How Can the Differently Abled Shape Our Worship?

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Image courtesy of Faithlife Media.

Chris looked around the room full of pastors, ministry directors, and administrators, offered thanks and a winsome smile, and began to speak. He wore a T-shirt that read: “Dis·a·bled /ˌdisˈāb(ə)ld/ adjective: equally human.” A second-year seminary student working at the intersection of biblical studies, theology, and disability, Chris had much to offer our staff. 

One of the most poignant reflections Chris shared was about a time when he was asked if he thought his vision would be restored in the fullness of God’s kingdom. His response, in so many words, was that being differently abled has allowed him to perceive Jesus more fully, beyond what can be seen with the eyes. Chris encouraged us to ask, “How can what I have or don’t have be used to draw me closer to God?” That question will offer different models for our Christian faith.

Since Chris’s visit, I’ve been wondering how our community might move beyond accommodation—merely making space for the differently abled—toward allowing our worship to be shaped by the unique perspectives of the differently abled among us. And what characters in Scripture can inform this work? 

In 2 Samuel, Mephibosheth, Saul’s grandson, had a childhood injury that left him with a physical disability for the rest of his life (2 Sam 4:4). Later, David famously and surprisingly invites Mephibosheth, a potential threat to David’s kingship, to join him at the king’s table (2 Sam 9). Perhaps this is merely an example of “keeping your friends close and your enemies closer,” but it might also reveal how God’s in-breaking kingdom means former exclusions (“The blind and the lame shall not come into the house”; 2 Sam 5:8) are being undone in God’s long-arcing bend toward justice, reconciliation, and beloved community. 

Centuries later, Jesus is at a dinner party, surrounded by religious leaders all elbowing for the best seat at the table, when he tells a story about a man who throws a great dinner party (Luke 14). When the man’s initial invitees all make excuses, the host tells his servant to “Go out at once into the streets and lanes of the town and bring in the poor, the crippled, the blind, and the lame” (Luke 14:21b). The differently abled, unlike the “busy,” are those whom Jesus invites his hearers to imagine entering into the banquet prepared by the king. Their pace and posture allows them to enter into this celebration.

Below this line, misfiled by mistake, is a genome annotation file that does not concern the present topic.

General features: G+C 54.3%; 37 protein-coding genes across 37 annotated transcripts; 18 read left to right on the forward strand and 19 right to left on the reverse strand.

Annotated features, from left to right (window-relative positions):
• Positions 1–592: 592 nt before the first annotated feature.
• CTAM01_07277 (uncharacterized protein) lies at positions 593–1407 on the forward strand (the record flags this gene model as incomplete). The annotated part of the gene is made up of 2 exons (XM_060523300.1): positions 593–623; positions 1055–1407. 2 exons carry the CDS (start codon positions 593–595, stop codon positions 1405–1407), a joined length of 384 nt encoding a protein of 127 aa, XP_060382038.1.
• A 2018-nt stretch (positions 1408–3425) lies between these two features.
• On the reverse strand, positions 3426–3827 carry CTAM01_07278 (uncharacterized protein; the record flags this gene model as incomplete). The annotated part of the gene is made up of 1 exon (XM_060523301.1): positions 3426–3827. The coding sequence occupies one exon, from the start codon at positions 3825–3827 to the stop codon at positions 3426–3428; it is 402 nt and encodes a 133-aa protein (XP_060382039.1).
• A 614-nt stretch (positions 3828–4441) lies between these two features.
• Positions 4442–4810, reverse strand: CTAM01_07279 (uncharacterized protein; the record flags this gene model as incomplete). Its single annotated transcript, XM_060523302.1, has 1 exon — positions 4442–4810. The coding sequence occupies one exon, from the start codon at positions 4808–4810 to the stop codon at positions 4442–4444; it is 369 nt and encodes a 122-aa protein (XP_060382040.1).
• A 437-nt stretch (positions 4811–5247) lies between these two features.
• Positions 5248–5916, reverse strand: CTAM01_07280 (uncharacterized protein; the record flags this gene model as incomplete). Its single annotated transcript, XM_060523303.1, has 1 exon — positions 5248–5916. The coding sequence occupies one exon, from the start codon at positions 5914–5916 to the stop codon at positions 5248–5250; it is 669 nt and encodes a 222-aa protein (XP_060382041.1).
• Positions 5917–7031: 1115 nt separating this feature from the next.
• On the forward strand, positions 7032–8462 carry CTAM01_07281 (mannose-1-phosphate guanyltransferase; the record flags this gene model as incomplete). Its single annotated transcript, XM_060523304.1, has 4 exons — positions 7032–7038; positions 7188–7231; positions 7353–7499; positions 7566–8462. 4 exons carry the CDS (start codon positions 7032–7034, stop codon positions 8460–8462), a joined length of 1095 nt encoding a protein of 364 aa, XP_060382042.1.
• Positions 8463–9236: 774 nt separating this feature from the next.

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“God’s time is slow, patient, and kind and welcomes friendship,” Jonathan Swinton writes in Becoming Friends of Time: Disability, Timefullness, and Gentle Discipleship. “It is a way of being in the fullness of time that is not determined by productivity, success, or linear movements toward personal goals. It is a way of love, a way of the heart.”

In John 9, when the disciples ask whether a man’s blindness was caused by his own sin or his parents’ sin, Jesus corrects them. “Neither,” Jesus he. “He was born blind so that God’s works might be revealed in him” (John 9:3). The man’s blindness is not a source of guilt or blame, Jesus explains, but the revelation of God’s glory. 

Jesus heals the man and, in a series of exchanges, he is asked to account for his healing. “One thing I do know, that though I was blind, now I see,” the man tells a group of Pharisees, who keep asking this man to account for his sight. The irony, of course, is that those who believe they see clearly are unable to see (9:41), whereas the one identified as blind is the only one in this story who sees Jesus rightly, worshiping him as he deserves, and, in so doing, helping others perceive “the light of the world” (9:5). 

When we are too busy to accept Jesus’ invitation to slow down and enter into the worshipful feast he has prepared, when those of us who claim to see are blind to Jesus’ healing presence among us, it is worth asking: “How is space being made to learn from the differently abled members of our community, so that their perspective, posture, and pace might help us to enter into worship together?”

Beyond accommodation, may our worship reflect the fullness of all those God calls to the table.   

Special thanks to Chris, Calvin, and Kenzie for their helpful insights on this article. Unless otherwise noted, all Scripture is from the New Revised Standard Version.  


Ryan J. Pemberton (MA, University of Oxford; MTS, Duke Divinity School) is the minister for university engagement at First Presbyterian Church of Berkeley, California. He is the author of Called: My Journey to C. S. Lewis’s House and Back Again (Leafwood Publishers) and Walking with C. S. Lewis: A Spiritual Journey through His Life and Writings (A Companion Guide) (Lexham Press).

This article originally appeared in the November/December 2019 issue of Bible Study Magazine. Pick up your copy of the most recent issue when you start a free six-month trial today.

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